Thursday, April 26, 2007
Memories of Harry
The best thing about rereading the Harry Potter books is catching all details in the foreshadowing that were impossible to appreciate the first time around. J.K. Rowling provided some lovely second-reading treats.
During the third book, The Prisoner of Azkaban, it is Professor Lupin who teaches Defense Against the Dark Arts at Hogwarts. During his first lesson, he teaches his students how to dispell a boggart. Boggarts like small, dark places, and have the ability to take on any shape, and they will choose to appear as the one thing that will scare the victim most. Lupin teaches his charges to be prepared for this by thinking up ways of making this image comical, then pointing their wands at the boggart and saying Ridikulus!
Neville Longbottom is most afraid of Professor Snape, and isn't too keen on seeing his grandmother, either. Lupin guides Longbottom into picturing Snape in his grandmother's clothes (including an old hat topped with a vulture and a big, red purse), and this works hilariously, of course. As the boggart makes its way around the classroom, Lupin calls on each student to try this exercise. At last, the boggart appears in front of Lupin in the form of a silvery-white orb, before Longbottom gets to finish off the boggart.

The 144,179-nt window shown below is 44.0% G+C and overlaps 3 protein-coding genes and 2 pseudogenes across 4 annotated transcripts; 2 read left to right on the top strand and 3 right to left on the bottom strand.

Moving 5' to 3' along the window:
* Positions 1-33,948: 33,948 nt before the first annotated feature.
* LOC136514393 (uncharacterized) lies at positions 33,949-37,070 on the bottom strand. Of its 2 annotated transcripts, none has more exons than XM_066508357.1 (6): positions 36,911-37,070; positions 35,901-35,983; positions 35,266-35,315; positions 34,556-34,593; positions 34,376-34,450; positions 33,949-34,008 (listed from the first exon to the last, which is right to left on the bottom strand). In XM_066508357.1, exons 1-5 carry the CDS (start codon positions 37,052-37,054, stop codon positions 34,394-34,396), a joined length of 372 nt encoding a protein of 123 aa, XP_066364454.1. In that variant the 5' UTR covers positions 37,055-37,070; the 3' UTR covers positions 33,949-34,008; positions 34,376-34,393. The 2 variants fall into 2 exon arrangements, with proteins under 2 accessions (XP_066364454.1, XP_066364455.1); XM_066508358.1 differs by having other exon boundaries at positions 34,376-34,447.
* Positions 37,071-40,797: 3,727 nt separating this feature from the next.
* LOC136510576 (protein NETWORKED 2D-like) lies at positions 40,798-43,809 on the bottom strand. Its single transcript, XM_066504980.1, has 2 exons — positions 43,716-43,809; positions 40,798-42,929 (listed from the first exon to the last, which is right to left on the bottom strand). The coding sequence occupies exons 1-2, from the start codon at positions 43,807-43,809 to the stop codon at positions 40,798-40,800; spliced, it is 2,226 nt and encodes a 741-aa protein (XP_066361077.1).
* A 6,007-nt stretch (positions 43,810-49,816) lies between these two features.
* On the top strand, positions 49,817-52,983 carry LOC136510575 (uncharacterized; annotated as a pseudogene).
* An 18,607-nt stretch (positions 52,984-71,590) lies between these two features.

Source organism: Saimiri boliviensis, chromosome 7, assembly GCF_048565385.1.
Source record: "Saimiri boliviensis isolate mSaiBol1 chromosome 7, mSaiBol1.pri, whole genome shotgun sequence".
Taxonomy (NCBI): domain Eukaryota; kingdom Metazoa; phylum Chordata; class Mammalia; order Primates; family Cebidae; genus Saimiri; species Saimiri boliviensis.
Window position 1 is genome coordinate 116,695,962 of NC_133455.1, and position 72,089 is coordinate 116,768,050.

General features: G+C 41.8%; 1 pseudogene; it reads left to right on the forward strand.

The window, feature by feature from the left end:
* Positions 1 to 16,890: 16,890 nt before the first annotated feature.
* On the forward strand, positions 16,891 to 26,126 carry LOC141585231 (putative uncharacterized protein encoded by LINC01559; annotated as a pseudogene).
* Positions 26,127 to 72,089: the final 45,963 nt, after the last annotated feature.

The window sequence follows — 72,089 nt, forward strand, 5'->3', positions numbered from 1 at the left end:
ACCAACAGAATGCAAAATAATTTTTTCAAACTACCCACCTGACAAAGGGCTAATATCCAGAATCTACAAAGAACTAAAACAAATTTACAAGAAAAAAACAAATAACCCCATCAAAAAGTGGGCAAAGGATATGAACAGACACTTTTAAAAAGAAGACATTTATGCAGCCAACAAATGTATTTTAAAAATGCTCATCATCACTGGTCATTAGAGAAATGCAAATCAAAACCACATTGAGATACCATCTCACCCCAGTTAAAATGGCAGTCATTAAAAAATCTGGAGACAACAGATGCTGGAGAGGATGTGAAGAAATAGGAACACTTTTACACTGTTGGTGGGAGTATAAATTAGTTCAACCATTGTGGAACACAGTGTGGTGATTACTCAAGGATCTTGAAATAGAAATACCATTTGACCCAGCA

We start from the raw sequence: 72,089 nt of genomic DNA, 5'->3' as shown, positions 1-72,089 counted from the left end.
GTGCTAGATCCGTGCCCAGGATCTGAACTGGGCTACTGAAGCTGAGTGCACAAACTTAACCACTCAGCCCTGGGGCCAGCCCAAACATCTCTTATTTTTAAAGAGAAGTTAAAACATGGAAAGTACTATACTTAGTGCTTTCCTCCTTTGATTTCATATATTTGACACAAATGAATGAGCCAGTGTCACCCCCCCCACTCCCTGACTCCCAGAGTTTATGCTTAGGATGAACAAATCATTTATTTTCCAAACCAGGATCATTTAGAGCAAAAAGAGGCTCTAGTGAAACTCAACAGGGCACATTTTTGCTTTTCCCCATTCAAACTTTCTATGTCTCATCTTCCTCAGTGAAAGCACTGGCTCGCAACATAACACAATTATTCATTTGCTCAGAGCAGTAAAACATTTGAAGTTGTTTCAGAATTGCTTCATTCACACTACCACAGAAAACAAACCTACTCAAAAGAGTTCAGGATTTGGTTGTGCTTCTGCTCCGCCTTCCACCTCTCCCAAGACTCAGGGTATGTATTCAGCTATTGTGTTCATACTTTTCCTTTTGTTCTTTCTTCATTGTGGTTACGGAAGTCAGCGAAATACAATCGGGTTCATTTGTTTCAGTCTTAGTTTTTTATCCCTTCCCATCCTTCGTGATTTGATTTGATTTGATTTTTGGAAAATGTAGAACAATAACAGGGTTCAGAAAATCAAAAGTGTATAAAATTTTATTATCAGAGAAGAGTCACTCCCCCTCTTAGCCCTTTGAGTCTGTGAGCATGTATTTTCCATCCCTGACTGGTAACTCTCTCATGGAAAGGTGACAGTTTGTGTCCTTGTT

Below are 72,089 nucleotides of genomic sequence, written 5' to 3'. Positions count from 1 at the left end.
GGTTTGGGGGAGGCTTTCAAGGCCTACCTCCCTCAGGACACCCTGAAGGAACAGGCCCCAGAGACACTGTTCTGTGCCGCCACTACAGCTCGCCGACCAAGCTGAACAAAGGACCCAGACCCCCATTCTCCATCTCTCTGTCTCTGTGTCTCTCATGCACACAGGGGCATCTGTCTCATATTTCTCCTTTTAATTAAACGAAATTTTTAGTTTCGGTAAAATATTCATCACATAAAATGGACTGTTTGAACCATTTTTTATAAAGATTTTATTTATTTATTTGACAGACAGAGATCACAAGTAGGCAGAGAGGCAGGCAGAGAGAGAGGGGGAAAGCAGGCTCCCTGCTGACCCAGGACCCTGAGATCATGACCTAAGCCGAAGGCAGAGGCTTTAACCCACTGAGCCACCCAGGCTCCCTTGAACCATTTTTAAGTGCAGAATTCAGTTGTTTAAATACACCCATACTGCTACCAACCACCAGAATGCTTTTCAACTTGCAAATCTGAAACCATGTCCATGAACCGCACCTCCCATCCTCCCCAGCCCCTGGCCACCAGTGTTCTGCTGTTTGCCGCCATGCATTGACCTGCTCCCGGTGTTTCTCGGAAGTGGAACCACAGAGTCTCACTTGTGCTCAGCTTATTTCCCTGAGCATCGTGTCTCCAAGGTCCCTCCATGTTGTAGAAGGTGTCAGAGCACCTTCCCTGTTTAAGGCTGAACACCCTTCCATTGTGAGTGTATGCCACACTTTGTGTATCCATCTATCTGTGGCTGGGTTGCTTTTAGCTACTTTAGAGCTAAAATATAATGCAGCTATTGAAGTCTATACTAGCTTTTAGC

As the students left the class, one girl pondered, "I wonder why Professor Lupin is afraid of crystal balls?"
It's that kind of foreshadowing detail that I am enjoying immensely. Professor Lupin didn't see a crystal ball, but the moon. Full moons are a special problem, since he has the unfortunate condition of being a werewolf.
The first time Hermione, Harry, and Ron see Prof. Lupin is on the Hogwarts Express, and he is the first adult they've ever seen take their train. Lupin is also constantly dressed shabbily and there are other reminders that he is not socially accepted by everyone and having a hard time making a living. There are many such social lessons in Rowling's books.